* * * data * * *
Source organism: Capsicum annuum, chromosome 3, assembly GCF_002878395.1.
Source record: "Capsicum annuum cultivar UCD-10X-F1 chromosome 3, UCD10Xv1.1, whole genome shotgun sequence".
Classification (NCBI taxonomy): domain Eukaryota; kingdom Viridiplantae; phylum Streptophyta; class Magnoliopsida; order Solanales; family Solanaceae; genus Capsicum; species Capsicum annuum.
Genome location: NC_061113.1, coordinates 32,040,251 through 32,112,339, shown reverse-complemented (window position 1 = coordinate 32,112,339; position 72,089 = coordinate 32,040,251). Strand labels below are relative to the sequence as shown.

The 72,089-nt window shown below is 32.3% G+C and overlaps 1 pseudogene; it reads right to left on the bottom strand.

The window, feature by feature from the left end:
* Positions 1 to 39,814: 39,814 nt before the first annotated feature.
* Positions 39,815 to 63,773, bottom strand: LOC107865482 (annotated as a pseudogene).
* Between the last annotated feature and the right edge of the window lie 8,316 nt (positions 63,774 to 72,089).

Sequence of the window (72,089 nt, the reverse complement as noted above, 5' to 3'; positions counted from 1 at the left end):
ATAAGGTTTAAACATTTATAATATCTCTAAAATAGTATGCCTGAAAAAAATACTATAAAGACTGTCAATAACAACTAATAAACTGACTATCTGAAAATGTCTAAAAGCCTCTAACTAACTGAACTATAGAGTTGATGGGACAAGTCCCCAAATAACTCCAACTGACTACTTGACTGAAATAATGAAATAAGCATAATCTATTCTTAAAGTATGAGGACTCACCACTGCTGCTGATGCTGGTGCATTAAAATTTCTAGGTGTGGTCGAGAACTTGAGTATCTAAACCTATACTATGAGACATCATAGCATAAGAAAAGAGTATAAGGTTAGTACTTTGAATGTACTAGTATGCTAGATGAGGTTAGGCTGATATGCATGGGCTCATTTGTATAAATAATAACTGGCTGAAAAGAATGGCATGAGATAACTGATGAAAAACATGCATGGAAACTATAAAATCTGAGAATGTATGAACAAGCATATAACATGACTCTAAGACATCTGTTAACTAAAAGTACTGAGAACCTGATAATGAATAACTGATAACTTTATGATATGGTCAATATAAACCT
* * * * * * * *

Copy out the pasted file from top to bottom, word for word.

Source organism: Capsicum annuum, chromosome 3, assembly GCF_002878395.1.
Source record: "Capsicum annuum cultivar UCD-10X-F1 chromosome 3, UCD10Xv1.1, whole genome shotgun sequence".
Classification (NCBI taxonomy): domain Eukaryota; kingdom Viridiplantae; phylum Streptophyta; class Magnoliopsida; order Solanales; family Solanaceae; genus Capsicum; species Capsicum annuum.
Genome location: NC_061113.1, coordinates 32,040,251 through 32,112,339, shown reverse-complemented (window position 1 = coordinate 32,112,339; position 72,089 = coordinate 32,040,251). Strand labels below are relative to the sequence as shown.

The 72,089-nt window shown below is 32.3% G+C and overlaps 1 pseudogene; it reads right to left on the bottom strand.

The window, feature by feature from the left end:
* Positions 1 to 39,814: 39,814 nt before the first annotated feature.
* Positions 39,815 to 63,773, bottom strand: LOC107865482 (annotated as a pseudogene).
* Between the last annotated feature and the right edge of the window lie 8,316 nt (positions 63,774 to 72,089).

Sequence of the window (72,089 nt, the reverse complement as noted above, 5' to 3'; positions counted from 1 at the left end):
ATAAGGTTTAAACATTTATAATATCTCTAAAATAGTATGCCTGAAAAAAATACTATAAAGACTGTCAATAACAACTAATAAACTGACTATCTGAAAATGTCTAAAAGCCTCTAACTAACTGAACTATAGAGTTGATGGGACAAGTCCCCAAATAACTCCAACTGACTACTTGACTGAAATAATGAAATAAGCATAATCTATTCTTAAAGTATGAGGACTCACCACTGCTGCTGATGCTGGTGCATTAAAATTTCTAGGTGTGGTCGAGAACTTGAGTATCTAAACCTATACTATGAGACATCATAGCATAAGAAAAGAGTATAAGGTTAGTACTTTGAATGTACTAGTATGCTAGATGAGGTTAGGCTGATATGCATGGGCTCATTTGTATAAATAATAACTGGCTGAAAAGAATGGCATGAGATAACTGATGAAAAACATGCATGGAAACTATAAAATCTGAGAATGTATGAACAAGCATATAACATGACTCTAAGACATCTGTTAACTAAAAGTACTGAGAACCTGATAATGAATAACTGATAACTTTATGATATGGTCAATATAAACCT